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Public Rights of Way Progress

County Parishes RoWs LTotal Ldesignation Lprow_ref GIS Update
Cambridgeshire 234 4101 3222 km 1390 km 43% 774 km 24% 2019‑04‑12 6w
Cornwall 213 6576 4425 km 382 km 8% 7 km 0% 2019‑04‑30 3w
Derbyshire 278 9840 5211 km 4008 km 76% 401 km 7% 2019‑04‑06 7w
Devon 426 6588 5006 km 3575 km 71% 3457 km 69% 2019‑03‑27 8w
East Riding of Yorkshire 171 1838 1624 km 661 km 40% 35 km 2% 2018‑06‑07 11m
East Sussex 107 7865 3184 km 943 km 29% 186 km 5% 2019‑04‑06 7w
Gloucestershire 266 10008 5510 km 1499 km 27% 193 km 3% 2018‑08‑01 9m
Hampshire 273 7295 4596 km 3872 km 84% 468 km 10% 2018‑12‑18 5m
Herefordshire 246 4556 3479 km 767 km 22% 106 km 3% 2018‑07‑02 10m
Hertfordshire 137 5502 3154 km 2164 km 68% 1497 km 47% 2018‑11‑21 6m
Isle of Wight 20 1438 856 km 862 km 100% 861 km 100% 2017‑07‑21 22m
Kent 62 9706 6883 km 2273 km 33% 1075 km 15% 2017‑11‑01 18m
Norfolk 546 5798 3848 km 3252 km 84% 3244 km 84% 2018‑12‑13 5m
Oxfordshire 322 5988 4232 km 2061 km 48% 631 km 14% 2019‑02‑21 3m
Somerset 341 9787 6146 km 5645 km 91% 5573 km 90% 2018‑07‑10 10m
Suffolk 484 10430 5735 km 2208 km 38% 1975 km 34% 2019‑04‑09 6w
Warwickshire 18 3294 2835 km 1917 km 67% 879 km 31% 2017‑10‑23 19m
Worcestershire 198 15692 4590 km 2342 km 51% 1396 km 30% 2018‑07‑13 10m

Note that the "Ldesignation" lengths are only approximate (and will normally be an over-estimate) as the tool does not check precise parishes for ways with a designation tag but no prow_ref tag. Consequently, it includes any OSM ways of this type that fall within the rectangular boundaing box of each parish, rather than just those that are contained within the parish boundaries.

About this tool

This tool takes information about Public Rights of Way from four sources and flags up possible errors / omissions / things to check. Currently only a handful of counties are available, but hopefully more will be added in due course. The data sources are:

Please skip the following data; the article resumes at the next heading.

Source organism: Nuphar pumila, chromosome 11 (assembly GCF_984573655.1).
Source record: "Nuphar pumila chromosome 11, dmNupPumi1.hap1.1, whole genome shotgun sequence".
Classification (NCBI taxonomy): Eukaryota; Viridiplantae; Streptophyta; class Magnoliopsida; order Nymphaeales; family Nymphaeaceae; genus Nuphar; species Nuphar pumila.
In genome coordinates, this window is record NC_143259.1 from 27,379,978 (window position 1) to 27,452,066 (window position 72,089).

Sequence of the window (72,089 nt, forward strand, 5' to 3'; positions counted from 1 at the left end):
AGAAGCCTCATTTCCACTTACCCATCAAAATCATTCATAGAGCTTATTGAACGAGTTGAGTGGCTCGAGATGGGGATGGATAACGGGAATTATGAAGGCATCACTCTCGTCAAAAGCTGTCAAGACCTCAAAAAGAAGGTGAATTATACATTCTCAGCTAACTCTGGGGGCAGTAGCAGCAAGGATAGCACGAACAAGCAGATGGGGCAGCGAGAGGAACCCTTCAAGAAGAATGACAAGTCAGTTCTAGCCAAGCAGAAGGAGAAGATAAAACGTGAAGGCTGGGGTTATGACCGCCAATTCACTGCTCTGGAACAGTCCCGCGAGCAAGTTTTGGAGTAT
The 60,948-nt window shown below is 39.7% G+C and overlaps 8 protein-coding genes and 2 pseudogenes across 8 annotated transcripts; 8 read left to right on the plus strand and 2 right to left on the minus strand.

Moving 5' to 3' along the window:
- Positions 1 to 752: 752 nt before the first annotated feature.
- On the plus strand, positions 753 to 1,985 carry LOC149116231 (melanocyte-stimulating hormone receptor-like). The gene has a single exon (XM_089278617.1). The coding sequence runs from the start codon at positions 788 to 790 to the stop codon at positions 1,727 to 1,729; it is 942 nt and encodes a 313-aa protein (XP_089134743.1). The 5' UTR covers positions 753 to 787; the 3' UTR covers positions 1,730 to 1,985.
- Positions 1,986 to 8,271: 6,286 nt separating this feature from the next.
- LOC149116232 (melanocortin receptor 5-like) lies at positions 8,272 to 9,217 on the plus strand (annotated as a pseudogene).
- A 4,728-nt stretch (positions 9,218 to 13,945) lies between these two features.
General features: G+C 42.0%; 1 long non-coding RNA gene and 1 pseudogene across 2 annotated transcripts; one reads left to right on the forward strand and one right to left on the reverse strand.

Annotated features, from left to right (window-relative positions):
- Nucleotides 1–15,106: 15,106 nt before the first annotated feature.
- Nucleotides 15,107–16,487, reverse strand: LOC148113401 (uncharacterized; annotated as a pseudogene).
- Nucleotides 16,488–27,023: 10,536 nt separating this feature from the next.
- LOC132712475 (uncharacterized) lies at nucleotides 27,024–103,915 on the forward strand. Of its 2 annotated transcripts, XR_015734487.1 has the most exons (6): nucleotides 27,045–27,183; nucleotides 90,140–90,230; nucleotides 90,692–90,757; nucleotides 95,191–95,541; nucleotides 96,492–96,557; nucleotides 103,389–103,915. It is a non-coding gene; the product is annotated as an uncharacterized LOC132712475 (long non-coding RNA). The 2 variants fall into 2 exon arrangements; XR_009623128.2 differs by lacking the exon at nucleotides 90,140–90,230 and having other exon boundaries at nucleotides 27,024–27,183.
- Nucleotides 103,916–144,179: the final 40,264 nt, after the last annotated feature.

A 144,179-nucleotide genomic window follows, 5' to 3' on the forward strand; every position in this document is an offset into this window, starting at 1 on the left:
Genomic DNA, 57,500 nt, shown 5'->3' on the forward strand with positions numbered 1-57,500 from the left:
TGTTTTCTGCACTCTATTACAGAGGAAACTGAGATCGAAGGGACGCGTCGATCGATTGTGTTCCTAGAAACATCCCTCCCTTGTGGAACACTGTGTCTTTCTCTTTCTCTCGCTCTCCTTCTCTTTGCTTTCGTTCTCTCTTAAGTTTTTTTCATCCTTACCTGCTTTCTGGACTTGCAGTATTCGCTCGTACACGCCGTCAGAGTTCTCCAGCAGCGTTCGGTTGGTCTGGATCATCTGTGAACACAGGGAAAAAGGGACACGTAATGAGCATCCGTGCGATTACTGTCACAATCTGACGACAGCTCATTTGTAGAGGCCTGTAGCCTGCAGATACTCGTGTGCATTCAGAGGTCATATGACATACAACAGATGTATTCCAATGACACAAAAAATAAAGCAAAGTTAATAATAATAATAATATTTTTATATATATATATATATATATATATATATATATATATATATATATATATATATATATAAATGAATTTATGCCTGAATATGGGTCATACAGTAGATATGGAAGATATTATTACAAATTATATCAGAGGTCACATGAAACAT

1. Official GIS data from County Councils. Many councils now have digital versions of the legal 'Definitive Map' document they are obliged to maintain. Many have made their data files available fir re-use under a suitable licence (see my open data page). Vector routes, path numbers, designations, lengths and bounding boxes can be extracted automatically from data files. I've started using the files from Barry Cornelius's rowmaps for this, as Barry has already done the hard work in converting the myriad of different formats from the councils into a standard KML format.
  2. Volunteer-Mapped data from OpenStreetMap. Path numbers, designations, lengths, bounding boxes, last update details, etc. can be extracted automatically on a parish by parish basis using the XAPI. The tool will extract all ways with a prow_ref=* tag within the parish's bounding box. The data from OSM is updated on a rolling basis with each parish getting an update roughly once a week. There is a button at the bottom of each parish page to request a quicker update.
  3. Definitive Statements. These are written documents providing textural descriptions of each Public Right of Way. Some councils have only paper records, but many now have digital versions. Sometimes these are unstructured formatted text documents (and so data needs to be manually extracted) but other councils have databases or spreadsheets (which allow automatic extraction of route numbers and statuses.
  4. Manual classification of OSM completion level. This would be entered by tool users, after comparing the official data with the current mapping in OSM.

I've got scripts to do the extraction from first two sources set up, but I currently have to initiate the updates manually. I can do the third and fourth behind the scenes, but eventually the plan is to have a public Web interface.

With the data the tool can then flag up issues such as:

The tool is currently under development, so various key bits of functionality are not implemented yet. For details see the Known Issues and To Do List.

Suggested uses for OSM Mapping

However, please do not use the PRoW GIS data alone to map routes in OSM. The data may not be completely accurate or well-aligned, and it is important that we capture the physical presence and accessibility of routes on the ground too. Simply copying the Council's GIS data into OSM adds very little to the map. Correctly mapping a path with the condition of the surface, adjacent hedges, gates and stiles is much more useful. See also my advice for routes not following the definitive line.

Adding new authorities

I intend to add more areas as and when I have time to do so. The main constraints though are having access to the data and it being available for re-use under a suitable licence for use in OpenStreetMap. The basic requirements are:

It is also useful if the authority makes available its Definitive Statements, List of Streets and a list of Traffic Regulation Orders affecting Public Rights of Way. See my Council PRoW Open Data page for an incomplete list of what is available from each authority.